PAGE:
In many studies of soft materials, model systems (in the laboratory or in silico) are built using monosized entities. Such systems are prone to structural ordering (An et al., 2011). This is so for bubbles (which form foams), colloidal particles (which form gels), cells (which form tissues), and grains (which form bulk solids) alike. Ordering is particularly evident in two-dimensional (2D) systems (Dickinson et al., 1989). In conventional solids, ordering influences strength and deformation under shear; in granular systems, ordering generally increases packing fraction and creates well-defined failure planes under shear. At the same time, the apparent ordering of grains in a granular packing does not correspond to well-defined ordering of contacts and forces between grains. As discussed by Duran (Sands, 2000), a “stack of cannon balls” may look like a very ordered geometrical arrangement. However, if the balls are rigid, not all neighboring balls need to be in contact to have a stable stack since the isostatic point is achieved with only four contacts per particle. There are thus many different contact configurations compatible with a given ordered arrangement (Grindlay and Opie, 1995); geometrical ordering does not imply ordering at the contact level, and by extension, the transmission of forces (Radjaï et al., 1996; Geng et al., 2003).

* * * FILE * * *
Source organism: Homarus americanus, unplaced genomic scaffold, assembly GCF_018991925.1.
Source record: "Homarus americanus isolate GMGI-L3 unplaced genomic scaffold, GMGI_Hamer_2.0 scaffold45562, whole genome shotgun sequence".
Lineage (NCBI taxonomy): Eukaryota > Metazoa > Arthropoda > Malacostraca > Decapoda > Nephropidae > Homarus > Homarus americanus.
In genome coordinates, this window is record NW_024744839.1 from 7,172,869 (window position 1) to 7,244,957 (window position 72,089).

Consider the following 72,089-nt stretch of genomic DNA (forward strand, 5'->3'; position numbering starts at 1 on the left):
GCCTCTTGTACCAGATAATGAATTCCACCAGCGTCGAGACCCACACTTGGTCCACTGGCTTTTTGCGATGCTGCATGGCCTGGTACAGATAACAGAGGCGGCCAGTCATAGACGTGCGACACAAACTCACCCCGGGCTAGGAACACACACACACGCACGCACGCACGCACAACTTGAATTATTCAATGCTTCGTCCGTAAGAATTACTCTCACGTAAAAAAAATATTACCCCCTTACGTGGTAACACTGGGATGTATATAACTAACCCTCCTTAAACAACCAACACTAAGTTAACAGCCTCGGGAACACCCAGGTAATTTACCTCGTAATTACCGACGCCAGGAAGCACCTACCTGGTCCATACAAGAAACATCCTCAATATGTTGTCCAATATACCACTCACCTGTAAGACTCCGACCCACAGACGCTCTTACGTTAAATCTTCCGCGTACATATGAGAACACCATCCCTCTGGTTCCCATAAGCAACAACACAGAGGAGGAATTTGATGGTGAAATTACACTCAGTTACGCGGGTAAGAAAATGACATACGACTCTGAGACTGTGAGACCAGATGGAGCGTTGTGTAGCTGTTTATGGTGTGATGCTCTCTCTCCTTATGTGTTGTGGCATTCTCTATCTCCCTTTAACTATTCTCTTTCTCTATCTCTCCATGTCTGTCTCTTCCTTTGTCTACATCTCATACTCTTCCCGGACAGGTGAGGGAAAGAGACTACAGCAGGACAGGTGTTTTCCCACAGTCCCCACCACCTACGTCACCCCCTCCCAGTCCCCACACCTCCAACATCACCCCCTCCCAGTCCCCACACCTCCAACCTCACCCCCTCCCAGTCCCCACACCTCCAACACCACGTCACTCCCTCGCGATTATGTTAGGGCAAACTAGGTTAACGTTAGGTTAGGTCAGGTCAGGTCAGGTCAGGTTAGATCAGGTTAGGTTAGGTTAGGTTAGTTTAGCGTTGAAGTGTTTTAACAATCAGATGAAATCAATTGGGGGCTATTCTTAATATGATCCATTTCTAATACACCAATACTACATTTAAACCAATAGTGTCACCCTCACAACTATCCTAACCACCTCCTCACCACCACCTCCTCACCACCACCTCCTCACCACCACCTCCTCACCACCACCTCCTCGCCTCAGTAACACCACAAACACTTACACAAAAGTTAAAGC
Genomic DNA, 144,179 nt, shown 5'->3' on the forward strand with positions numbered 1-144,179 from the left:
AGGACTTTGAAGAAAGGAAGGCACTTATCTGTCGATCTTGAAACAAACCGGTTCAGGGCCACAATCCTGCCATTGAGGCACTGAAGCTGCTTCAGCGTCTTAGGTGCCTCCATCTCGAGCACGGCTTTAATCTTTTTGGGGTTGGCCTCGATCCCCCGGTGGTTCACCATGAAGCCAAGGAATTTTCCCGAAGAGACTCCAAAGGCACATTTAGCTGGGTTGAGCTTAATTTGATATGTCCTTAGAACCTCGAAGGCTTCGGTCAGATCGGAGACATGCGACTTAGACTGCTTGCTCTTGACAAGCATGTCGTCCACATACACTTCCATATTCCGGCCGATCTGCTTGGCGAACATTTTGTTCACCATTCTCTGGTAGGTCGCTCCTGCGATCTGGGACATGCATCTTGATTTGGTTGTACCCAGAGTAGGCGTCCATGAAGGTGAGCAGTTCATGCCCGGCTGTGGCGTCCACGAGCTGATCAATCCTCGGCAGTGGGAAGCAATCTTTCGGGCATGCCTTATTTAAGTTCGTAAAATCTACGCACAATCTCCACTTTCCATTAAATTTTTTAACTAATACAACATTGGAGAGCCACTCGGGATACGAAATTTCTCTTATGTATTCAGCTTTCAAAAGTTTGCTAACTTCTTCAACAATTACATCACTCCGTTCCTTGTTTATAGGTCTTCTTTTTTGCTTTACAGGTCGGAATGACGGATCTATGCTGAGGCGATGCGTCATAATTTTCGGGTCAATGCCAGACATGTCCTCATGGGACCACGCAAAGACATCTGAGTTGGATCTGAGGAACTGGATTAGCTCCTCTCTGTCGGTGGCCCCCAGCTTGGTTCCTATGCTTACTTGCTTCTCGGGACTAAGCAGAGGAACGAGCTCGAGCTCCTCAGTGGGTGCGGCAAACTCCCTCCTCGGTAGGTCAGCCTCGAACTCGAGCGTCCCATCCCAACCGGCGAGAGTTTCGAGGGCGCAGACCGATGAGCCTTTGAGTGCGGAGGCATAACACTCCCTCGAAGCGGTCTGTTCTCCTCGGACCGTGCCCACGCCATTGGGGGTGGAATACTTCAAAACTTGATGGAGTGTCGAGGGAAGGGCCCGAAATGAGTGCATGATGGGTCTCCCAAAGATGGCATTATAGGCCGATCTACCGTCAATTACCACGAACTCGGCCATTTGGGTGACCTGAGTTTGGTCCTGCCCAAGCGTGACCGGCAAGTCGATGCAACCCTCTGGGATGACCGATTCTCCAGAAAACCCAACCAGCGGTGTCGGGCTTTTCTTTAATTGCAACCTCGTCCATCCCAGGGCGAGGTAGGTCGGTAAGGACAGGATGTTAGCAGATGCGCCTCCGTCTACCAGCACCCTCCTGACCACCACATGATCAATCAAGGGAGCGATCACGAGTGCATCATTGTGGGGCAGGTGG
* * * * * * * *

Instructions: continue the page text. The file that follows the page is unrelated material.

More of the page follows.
Since contacts are responsible for the transmission of forces and ultimately for the resulting dynamics of the system, it is natural to wonder if geometrical ordering–that is, ordering of particle positions which is visible to the naked eye–is at all meaningful to the flow of grains beyond the obvious effect on packing fraction. Recently, attention has been paid to the ordered domains during flow (Cervantes-Álvarez et al., 2023). These authors consider a monosized system of disks in a quasi-2D experiment and identify ordered domains that compete during discharge. The main objective of this work was to identify some signature in the dynamics of the ordered domains that may serve as precursors to clogging; the emphasis was not on the discharge rate of grains between clogs.